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Hrm... I'm using nVidia hardware (8800GTX) too. When I test on Windows 7 at work, with roughly the same configuration (but a generic graphics solution), the problem isn't apparent. I don't know enough about FF4 to know whether video hardware matters when it comes to font rendering, but it's all I can think of for now.

That workaround is probably best implemented with a bit of JS to detect whether it's applicable. You can't really rely on "Firefox 4" and "Windows 7" in the user agent of requests to detect whether or not to replace spaces like that. I've tested on two machines, and the problem's present on one but not the other. You could write some JS to compare the width of a regular space, an em space and a random character (e.g. 'x'), and only replace spaces with em spaces if the regular space wasn't as wide as the random character and the em space was.

But you're right, it's best not to implement a workaround at all. I'd love to know what the cause of this issue is.

Modifié le par gurok

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That is very interesting. Also ominous, because once the hardware layer starts interacting with (high level) code the odds are pretty good you're in trouble.

The principal app affected by this has >3000 lines and emits embedded javascript that also relies on the <pre> directive for display of the relationships between enzyme cleavage sites and the sequences of the fragments the enzyme liberates. I really can't afford to tinker with the space char. It's too bad.

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Guys, don't blame the hardware as long as every goddamn notepad app out there does get it right.

The html below shows the same issue for other fixed width fonts on my system (NVS3100M); see attached image for ff 4.0.1 rendering.


I agree that the whitespace issue is a potential FF4 deal breaker (source code listings and other ASCII Art depend on this, ...).

So stop whining and get it fixed.


<!DOCTYPE HTML PUBLIC "-//W3C//DTD HTML 4.01 Transitional//EN" "http://www.w3.org/TR/html4/loose.dtd">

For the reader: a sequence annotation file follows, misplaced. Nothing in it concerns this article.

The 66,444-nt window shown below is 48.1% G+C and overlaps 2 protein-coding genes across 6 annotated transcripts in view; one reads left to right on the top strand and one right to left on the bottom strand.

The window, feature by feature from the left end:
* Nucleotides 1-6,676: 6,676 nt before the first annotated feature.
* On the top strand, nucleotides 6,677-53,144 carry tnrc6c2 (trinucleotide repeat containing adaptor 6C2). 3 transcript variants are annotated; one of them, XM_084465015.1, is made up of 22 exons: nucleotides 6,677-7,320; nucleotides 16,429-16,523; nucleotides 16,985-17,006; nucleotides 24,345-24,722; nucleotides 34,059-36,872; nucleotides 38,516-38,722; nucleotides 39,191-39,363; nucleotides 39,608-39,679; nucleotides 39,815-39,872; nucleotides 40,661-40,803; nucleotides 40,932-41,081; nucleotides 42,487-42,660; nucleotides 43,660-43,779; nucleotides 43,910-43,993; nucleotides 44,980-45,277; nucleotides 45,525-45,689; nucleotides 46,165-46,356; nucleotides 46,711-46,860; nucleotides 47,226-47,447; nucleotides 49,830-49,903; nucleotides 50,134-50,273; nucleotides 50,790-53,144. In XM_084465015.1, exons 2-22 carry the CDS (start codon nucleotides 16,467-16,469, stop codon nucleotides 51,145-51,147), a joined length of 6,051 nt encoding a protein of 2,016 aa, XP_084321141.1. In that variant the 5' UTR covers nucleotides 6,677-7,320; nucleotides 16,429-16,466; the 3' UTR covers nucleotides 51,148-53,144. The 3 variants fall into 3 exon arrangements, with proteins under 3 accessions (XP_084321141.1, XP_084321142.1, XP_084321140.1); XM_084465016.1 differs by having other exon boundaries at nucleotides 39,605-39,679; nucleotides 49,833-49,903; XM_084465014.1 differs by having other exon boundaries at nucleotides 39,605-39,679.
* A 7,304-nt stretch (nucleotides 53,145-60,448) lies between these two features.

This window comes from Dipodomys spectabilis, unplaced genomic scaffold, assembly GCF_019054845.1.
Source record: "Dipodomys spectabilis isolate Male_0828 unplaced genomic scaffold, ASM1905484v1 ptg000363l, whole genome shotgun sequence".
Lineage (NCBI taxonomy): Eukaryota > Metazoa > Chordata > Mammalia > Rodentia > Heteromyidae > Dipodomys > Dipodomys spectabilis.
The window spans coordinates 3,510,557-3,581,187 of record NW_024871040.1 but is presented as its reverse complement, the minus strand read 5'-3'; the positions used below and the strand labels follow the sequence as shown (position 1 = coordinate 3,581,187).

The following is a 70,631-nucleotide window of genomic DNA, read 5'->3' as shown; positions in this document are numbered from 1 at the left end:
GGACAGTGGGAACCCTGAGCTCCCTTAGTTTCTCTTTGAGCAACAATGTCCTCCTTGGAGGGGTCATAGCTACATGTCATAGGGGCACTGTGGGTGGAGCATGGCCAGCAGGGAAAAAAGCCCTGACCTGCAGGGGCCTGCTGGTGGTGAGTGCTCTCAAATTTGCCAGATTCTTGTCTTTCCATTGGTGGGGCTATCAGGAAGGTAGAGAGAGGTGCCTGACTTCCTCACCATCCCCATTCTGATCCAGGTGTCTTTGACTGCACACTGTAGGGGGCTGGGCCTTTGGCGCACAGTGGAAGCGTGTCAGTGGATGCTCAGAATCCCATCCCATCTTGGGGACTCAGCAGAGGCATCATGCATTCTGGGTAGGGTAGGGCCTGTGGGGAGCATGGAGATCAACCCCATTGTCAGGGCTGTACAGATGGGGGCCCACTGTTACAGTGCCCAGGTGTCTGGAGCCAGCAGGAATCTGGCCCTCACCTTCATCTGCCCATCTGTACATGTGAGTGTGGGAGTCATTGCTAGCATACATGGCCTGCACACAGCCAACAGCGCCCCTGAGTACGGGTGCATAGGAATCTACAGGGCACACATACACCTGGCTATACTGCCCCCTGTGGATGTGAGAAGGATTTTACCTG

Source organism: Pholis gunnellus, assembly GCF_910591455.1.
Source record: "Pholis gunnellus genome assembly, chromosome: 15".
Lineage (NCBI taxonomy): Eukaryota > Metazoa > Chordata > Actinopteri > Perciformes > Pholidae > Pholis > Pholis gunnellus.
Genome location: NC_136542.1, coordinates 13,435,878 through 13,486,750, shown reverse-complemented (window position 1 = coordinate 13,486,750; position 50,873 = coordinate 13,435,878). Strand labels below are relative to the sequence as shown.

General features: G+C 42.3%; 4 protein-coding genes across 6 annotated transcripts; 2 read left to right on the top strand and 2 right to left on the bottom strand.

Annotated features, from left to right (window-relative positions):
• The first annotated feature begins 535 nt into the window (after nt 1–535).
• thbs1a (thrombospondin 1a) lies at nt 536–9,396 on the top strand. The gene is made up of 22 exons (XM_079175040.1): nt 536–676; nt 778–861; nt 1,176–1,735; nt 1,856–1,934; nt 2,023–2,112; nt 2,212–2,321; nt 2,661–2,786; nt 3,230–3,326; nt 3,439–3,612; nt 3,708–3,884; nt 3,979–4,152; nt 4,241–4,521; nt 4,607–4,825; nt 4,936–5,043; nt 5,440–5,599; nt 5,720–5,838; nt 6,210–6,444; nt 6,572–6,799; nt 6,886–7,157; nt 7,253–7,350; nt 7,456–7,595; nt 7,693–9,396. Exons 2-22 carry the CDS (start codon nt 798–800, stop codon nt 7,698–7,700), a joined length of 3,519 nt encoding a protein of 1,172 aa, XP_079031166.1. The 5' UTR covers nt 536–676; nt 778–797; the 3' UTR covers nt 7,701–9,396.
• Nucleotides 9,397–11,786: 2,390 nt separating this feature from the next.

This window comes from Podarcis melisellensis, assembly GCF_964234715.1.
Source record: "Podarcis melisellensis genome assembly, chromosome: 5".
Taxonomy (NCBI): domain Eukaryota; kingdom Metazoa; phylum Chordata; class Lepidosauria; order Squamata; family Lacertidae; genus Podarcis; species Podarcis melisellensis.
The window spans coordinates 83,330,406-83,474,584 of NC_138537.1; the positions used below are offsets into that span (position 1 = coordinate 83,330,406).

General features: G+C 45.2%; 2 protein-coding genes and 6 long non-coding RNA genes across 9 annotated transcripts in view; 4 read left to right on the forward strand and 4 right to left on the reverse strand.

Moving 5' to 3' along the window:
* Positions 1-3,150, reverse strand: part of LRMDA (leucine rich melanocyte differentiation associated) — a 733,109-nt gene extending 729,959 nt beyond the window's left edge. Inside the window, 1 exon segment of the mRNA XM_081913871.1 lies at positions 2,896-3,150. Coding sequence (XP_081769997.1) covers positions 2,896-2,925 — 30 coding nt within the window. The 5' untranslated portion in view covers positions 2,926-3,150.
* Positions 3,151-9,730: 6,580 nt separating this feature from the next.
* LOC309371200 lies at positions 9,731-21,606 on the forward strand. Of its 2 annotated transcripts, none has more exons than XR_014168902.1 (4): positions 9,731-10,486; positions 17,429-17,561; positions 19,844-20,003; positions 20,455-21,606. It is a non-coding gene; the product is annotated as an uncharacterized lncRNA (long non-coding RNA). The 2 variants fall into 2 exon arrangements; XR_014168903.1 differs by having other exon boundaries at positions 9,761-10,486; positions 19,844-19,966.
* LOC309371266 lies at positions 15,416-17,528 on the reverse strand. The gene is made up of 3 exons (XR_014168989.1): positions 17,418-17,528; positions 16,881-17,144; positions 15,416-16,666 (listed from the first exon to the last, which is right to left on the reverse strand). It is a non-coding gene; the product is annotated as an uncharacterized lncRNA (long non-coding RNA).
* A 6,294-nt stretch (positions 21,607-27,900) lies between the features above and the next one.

<html><body>
<pre style="font-family: Courier New">
Courier New<br />

+-------+-------+-------+-------+-------+------+<br />

|       |       |       |       |       |      |<br />

+-------+-------+-------+-------+-------+------+<br />

</pre><pre style="font-family: Lucida Sans Typewriter">

Lucida Sans Typewriter<br />

+-------+-------+-------+-------+-------+------+<br />

|       |       |       |       |       |      |<br />

+-------+-------+-------+-------+-------+------+<br />

</pre><pre style="font-family: Consolas">

Consolas<br />

+-------+-------+-------+-------+-------+------+<br />

|       |       |       |       |       |      |<br />

+-------+-------+-------+-------+-------+------+<br />

</pre>

</body></html>

Modifié le par cor-el

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Does it work in Save mode or with D2D disabled?

Works fine here on Linux with the above posted code.

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The test page renders correctly when the browser is started in safe mode. In addition, more demanding rendering tests of DNA analysis code pass when the browser is started in safe mode. This is a major step forward! However I have not been able to localize the safe mode change that is relevant. Individual or collective disabling of the various components enumerated by checkboxes in the safe mode modal dialog window does not correct the space glyph mis-rendering. Only selection of the "continue in safe mode" option produces the desired behavior.

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In Firefox 4 Safe mode disables extensions and disables hardware acceleration.

  • Tools > Options > Advanced > General > Browsing: "Use hardware acceleration when available"

If disabling hardware acceleration works then check if there is an update available for your graphics display driver.

You can also try to toggle some of the Boolean gfx prefs on the about:config page to enable or disable some features. Filter: gfx


To open the about:config page, type about:config in the location (address) bar and press the "Enter" key, just like you type the url of a website to open a website.
If you see a warning then you can confirm that you want to access that page.
You can use the Filter bar at to top of the about:config page to locate a pref more easily.

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Disabling hardware acceleration wasn't effective. (You had suggested this before.) I explored each of the gfx prefs using a page reload to evaluate the consequences of a change, but am not sure whether these require a browser restart to take effect. If they do, my test was ineffectual. In any case, starting from default mode (user preferences reset to default), I was not able to realize the desired page performance following toggling any of the gfx prefs (or changing their numeric values) and conversely, upon start in safe mode, I was not able to defeat the desired behavior by toggling any of the gfx prefs (or changing values). I looked into ways that I might be able to list and compare the preferences in safe mode with those in default mode but didn't make much headway. Thanks for your suggestions.

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It seems I can toggle the bad behaviour using:

gfx.font_rendering.directwrite.enabled

A browser restart was required.